Chapter 12- Rural Victims

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Chapter 12- Rural Victims ...

    Tennessee Victim Assistance Academy

    Participant Manual

Chapter 13- Rural Victims

    Learning Objectives

    Upon completion of this section, students will understand the following concepts:

    ; The problems and issues relevant to providing basic services to victims in

    rural-remote regions.

    ; Collaborate with other victim services to find ways to fill gaps in victim

    services in rural areas.

    ; Promising practices developed to meet the needs of victims in rural-remote



    Nearly one-quarter of Americans live in rural communities or small towns. Once stereotyped as enjoying a quiet life in the country, rural residents now witness crime at an all-time high. Their communities are facing rising crime, particularly juvenile, violent and property crimes. School dropout rates have increased, the proportion of children living in poverty has grown, gang activity and violent crime have migrated from urban areas, and substance abuse has become a dominant factor in domestic abuse cases. These signs make clear that the need for rural communities and small towns to develop and implement aggressive crime prevention strategies has never been more urgent. CHALLENGES FOR RURAL COMMUNITIES

    The influx of crimes never experienced before presents rural communities with distinct challenges. Small towns must develop a wide-scale, tailored crime prevention response for the first time. Crafting this response can be difficult because these communities often have fewer financial resources available for additional prevention and enforcement activities and may not have a well-established infrastructure to support the wide range of activities that would comprise a comprehensive, reinforcing prevention strategy (e.g. domestic violence counseling, drug and alcohol treatment, tutoring and supervised after-school activities). Small towns also may lack the financial, human and institutional resources to obtain the training required to implement an effective crime prevention strategy.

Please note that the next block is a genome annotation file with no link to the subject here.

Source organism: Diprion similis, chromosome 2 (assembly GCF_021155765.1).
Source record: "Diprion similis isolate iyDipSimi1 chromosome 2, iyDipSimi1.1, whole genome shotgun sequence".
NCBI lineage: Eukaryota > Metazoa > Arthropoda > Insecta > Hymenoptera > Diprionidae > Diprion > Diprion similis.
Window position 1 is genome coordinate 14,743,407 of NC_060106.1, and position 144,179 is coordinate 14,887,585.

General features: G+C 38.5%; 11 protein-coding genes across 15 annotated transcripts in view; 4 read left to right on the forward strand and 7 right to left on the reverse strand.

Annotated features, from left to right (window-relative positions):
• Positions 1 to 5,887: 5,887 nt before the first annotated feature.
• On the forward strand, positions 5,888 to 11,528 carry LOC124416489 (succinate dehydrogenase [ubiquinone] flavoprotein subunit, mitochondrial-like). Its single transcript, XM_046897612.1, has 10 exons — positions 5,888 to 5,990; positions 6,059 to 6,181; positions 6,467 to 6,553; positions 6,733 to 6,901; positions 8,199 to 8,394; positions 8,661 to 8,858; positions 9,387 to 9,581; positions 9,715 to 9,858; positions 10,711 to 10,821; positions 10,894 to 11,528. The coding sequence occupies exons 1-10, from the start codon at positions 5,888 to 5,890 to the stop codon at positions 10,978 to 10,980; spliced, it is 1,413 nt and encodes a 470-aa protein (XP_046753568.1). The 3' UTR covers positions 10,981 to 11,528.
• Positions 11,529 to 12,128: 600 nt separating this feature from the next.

In addition, rural communities may be disadvantaged at times when competing with urban areas for federal support. For example, rural communities sometimes find that federal grant applications may not be tailored to meet their particular crime reduction needs. Rural applicants with fewer resources are often competing with urban applicants with more resources, including specialists who prepare their grant applications. As a result, and because crime has been traditionally viewed as an urban problem, Chapter 13- Rural Victims


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    significantly larger proportions of federal and state grant funds have been dedicated to metropolitan areas.

    Sometimes distinctive characteristics of rural communities increase their vulnerability to crime. For example, rural law enforcement agencies are responsible for and must respond to large rural jurisdictions. Residents living in areas of lower population density and larger distances between homes are more isolated. Longer commutes to urban areas for employment leave homes vacated for long periods of time. These are the types of characteristics of rural living that can make prevention and protection more difficult. Any community's organized and coordinated prevention and enforcement strategy must take such factors into account to be effective.

    The evidence shows--and law enforcement officials across the country agree--that aggressive crime prevention, in combination with law enforcement, strengthens a community's ability to confront crime problems. It is imperative that comprehensive strategies and approaches be tailored to address the particular challenges facing rural communities in their efforts to reduce crime (Office of Justice Programs, Focus on

    Prevention, 2005).

    The following is taken from a research article on Crime and Violence in Rural Communities by: Joseph F. Donnermeyer, Director of the National Rural Crime Prevention Center.

    "One Society, Many Faces"

    The first book to focus exclusively on rural crime in nearly 50 years, Rural Crime:

    Integrating Research and Prevention, was published in 1982 (Carter et al., 1982). The

    opening chapter to this book contains a section called "One Society: Many Faces" (Sagarin et al., 1982). This phrase calls attention not only to the great diversity of rural communities, but also to the social and economic dynamics that continually change the character of rural American society.